A recent UK Court of Appeal case has provided helpful clarification on an employer’s duty to think carefully before suspending an employee or referring matters to the police. It also highlights the importance of acting ‘reasonably’ in disciplinary cases where the consequences for an employee’s career could be at stake. Although UK case law is not binding on the Isle of Man, UK case law is highly persuasive.
In Crawford v Suffolk Mental Health Partnership NHS Trust , the claimants were two nurses, each with some 20 years of service, who had been employed to care for patients in hospital suffering from depression, anxiety and dementia. A staff nurse alleged that she had seen the claimants inappropriately restrain an aggressive and agitated 87-year-old dementia patient by tying a chair to a table and then tying the patient to the chair using a sheet. The respondent, NHS Trust, decided to suspend the claimants immediately for alleged assault of a patient pending an investigation.
The NHS Trust commenced a disciplinary investigation and shortly thereafter informed the police of the alleged assault. The police determined that there was no criminal case to answer and the Trust continued with its internal disciplinary process. The claimants denied that the patient had been tied to the chair and explained that the chair had been secured to prevent him from falling out and a sheet had been wrapped around him to make him feel relaxed as if he was in bed. The patient had been attached to a drip, which required him to remain at rest and the nurses claimed that they wanted to keep the patient safe, as well as the other 16 patients whom they were looking after.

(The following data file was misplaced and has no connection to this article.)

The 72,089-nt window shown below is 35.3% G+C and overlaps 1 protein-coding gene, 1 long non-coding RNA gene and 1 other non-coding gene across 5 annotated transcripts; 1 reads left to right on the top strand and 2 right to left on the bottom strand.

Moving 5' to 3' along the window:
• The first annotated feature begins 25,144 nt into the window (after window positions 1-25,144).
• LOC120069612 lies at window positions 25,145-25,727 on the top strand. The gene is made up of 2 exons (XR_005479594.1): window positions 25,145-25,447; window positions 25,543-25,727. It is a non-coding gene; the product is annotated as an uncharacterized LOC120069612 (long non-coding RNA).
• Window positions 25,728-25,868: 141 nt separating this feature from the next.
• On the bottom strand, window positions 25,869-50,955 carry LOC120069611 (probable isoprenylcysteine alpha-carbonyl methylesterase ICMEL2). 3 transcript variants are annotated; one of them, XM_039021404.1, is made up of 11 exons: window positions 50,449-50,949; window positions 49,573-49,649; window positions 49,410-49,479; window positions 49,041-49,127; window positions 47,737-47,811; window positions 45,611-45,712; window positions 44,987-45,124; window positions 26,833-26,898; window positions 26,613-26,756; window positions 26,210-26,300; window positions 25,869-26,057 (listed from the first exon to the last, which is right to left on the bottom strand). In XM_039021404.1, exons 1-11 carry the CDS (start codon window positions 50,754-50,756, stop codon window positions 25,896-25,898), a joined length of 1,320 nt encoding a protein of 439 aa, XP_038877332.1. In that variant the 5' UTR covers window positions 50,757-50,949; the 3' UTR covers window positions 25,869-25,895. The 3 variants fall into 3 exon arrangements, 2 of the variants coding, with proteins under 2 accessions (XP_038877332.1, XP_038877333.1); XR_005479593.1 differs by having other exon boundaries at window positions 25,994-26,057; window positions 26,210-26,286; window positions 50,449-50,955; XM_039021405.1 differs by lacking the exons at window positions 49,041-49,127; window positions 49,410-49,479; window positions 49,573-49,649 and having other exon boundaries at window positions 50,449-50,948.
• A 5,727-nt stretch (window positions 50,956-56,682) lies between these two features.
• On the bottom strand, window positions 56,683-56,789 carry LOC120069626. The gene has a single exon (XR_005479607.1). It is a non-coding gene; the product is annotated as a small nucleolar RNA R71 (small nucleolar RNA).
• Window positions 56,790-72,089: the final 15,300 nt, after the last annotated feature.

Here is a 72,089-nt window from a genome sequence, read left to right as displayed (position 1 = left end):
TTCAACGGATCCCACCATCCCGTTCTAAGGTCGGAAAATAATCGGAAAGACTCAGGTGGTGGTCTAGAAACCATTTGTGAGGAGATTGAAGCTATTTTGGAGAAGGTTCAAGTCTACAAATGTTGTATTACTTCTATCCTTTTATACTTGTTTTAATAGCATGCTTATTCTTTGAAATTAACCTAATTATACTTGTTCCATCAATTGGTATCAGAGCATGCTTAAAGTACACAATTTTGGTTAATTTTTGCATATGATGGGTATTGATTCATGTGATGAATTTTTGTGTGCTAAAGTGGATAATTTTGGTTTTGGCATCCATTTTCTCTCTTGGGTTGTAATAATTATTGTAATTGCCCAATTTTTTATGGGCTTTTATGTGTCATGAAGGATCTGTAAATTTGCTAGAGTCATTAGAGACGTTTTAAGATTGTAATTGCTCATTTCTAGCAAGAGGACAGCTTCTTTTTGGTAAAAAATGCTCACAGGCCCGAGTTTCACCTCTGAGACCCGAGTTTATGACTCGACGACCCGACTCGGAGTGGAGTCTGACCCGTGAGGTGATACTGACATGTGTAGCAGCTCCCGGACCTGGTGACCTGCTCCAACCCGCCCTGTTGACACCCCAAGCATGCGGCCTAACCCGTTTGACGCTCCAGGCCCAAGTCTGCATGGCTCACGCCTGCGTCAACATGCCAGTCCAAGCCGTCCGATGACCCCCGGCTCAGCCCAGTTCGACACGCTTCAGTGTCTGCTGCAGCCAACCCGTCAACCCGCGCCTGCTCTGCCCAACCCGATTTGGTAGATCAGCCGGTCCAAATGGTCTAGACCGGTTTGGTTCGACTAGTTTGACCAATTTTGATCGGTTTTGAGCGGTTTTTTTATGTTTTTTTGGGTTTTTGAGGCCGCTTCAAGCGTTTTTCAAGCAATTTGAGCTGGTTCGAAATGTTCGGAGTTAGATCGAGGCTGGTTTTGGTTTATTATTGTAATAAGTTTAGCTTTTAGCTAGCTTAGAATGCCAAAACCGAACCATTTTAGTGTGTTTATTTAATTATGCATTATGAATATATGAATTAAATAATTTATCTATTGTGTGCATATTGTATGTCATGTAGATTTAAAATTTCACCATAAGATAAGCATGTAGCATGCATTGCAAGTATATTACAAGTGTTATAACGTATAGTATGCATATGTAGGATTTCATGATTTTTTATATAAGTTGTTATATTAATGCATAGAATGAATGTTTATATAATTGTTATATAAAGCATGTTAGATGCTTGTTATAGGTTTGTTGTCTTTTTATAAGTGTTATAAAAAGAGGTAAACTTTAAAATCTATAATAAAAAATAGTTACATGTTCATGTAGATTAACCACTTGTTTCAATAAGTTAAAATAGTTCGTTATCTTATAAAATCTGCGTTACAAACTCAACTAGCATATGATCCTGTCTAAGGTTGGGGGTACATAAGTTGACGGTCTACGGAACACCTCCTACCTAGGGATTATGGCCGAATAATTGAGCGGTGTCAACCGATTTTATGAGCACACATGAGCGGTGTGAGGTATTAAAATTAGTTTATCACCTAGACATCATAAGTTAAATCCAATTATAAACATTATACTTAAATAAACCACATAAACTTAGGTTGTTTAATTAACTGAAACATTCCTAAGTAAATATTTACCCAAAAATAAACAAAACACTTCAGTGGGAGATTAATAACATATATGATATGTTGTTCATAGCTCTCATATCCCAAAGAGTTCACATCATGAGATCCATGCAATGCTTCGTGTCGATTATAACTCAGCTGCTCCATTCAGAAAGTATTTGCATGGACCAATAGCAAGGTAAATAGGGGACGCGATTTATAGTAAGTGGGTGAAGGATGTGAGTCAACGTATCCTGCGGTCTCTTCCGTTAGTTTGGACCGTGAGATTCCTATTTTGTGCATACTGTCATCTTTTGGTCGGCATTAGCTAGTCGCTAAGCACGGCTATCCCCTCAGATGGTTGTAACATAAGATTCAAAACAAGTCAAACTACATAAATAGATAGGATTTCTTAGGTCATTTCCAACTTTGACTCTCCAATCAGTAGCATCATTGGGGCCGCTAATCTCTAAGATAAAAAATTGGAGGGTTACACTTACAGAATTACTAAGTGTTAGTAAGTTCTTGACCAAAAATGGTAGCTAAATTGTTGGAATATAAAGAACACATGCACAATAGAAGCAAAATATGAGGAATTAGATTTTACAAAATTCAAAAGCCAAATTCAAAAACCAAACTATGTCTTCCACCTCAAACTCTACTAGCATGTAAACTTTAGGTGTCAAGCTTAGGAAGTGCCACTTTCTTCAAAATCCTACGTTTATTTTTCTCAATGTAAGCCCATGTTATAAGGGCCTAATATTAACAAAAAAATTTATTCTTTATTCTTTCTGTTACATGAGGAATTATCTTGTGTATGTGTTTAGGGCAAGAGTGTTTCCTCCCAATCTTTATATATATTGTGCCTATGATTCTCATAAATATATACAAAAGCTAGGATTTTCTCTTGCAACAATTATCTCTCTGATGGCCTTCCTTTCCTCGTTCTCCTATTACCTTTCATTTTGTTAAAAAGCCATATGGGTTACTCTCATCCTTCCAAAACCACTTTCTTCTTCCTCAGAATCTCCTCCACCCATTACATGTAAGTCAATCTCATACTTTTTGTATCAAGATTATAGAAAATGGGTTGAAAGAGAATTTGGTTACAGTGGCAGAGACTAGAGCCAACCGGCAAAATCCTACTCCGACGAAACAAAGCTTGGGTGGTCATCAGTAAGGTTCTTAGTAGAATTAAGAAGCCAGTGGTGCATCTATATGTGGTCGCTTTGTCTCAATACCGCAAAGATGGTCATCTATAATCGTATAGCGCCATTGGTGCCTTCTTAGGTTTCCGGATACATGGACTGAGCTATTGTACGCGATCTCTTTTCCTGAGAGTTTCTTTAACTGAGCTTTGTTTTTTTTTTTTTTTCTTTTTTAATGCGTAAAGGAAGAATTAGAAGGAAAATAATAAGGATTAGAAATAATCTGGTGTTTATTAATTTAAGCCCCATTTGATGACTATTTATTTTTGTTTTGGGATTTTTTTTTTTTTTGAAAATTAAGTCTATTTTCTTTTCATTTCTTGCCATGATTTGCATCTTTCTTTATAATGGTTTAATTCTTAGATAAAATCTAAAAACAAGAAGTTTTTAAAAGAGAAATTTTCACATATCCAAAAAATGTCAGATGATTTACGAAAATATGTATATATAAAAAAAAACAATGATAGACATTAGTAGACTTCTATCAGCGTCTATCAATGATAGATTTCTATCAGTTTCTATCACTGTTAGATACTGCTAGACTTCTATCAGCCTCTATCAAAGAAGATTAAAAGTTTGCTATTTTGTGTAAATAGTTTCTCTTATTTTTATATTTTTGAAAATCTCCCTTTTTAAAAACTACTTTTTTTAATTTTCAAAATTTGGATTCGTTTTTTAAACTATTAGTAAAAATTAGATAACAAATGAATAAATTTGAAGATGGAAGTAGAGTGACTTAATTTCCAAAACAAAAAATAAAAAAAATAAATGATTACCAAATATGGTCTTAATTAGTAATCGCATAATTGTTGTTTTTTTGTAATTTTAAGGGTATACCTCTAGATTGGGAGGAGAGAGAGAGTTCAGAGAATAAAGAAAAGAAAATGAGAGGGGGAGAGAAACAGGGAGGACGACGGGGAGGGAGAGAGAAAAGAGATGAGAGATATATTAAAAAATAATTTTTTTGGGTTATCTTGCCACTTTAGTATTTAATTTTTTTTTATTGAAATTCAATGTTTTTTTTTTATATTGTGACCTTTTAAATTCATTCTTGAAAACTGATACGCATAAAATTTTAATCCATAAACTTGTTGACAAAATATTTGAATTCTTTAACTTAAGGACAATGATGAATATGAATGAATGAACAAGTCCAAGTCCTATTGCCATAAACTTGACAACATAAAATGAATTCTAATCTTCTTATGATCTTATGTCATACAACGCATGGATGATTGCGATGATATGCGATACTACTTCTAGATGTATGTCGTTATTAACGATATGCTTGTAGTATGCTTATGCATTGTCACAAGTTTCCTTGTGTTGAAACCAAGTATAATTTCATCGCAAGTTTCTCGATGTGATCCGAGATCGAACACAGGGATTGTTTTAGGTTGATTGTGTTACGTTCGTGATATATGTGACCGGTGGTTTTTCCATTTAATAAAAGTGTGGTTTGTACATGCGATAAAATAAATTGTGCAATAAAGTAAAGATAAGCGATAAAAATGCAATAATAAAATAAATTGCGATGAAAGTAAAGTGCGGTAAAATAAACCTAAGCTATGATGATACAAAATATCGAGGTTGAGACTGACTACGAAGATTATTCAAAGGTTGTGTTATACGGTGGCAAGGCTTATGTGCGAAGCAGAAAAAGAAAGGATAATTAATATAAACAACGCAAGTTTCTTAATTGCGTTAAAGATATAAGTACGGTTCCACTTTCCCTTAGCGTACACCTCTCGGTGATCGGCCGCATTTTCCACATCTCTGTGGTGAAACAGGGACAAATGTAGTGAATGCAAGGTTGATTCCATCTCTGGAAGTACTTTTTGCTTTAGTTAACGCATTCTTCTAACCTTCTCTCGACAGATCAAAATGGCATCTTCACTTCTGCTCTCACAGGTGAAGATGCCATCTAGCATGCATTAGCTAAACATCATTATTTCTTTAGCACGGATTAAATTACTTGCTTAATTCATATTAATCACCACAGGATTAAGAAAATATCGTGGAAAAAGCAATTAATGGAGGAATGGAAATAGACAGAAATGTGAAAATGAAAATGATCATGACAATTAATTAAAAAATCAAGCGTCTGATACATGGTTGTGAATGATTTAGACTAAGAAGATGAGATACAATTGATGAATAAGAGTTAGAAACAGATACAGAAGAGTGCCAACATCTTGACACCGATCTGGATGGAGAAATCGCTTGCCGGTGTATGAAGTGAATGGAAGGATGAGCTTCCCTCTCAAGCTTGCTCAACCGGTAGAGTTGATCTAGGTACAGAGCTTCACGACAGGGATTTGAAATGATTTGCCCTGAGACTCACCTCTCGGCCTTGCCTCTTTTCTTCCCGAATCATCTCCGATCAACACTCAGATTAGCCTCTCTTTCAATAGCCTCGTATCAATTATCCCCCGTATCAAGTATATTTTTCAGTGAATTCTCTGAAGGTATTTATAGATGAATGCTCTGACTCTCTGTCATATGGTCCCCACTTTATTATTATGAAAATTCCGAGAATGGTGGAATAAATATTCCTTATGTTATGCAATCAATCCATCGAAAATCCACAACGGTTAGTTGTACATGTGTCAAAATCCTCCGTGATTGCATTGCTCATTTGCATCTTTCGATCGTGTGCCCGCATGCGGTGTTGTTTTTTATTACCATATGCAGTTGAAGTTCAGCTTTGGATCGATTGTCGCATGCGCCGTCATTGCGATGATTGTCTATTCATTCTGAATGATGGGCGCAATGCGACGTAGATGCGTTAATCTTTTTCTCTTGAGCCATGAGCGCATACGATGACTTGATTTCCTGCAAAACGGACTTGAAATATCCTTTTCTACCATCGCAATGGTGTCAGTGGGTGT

In reaching a decision, the NHS Trust conducted an experiment without informing the claimants to test the truth of their explanation that they had wrapped a sheet around the patient to make him feel as if he was in bed. The Trust found that this was not a credible explanation and that the form of restraint had been inappropriate. It accepted the account of the staff nurse over the claimants and two other healthcare workers. In addition, it found that the claimants did not report the incident or make any attempt to release the patient, thereby putting his dignity, respect and safety at risk.
The Trust concluded that this behaviour amounted to gross professional and negligent misconduct and decided to summarily dismiss the claimants. The claimants appealed by way of a review (rather than a re-hearing) and were ultimately dismissed.
Download the full article here: Suspension should not be automatic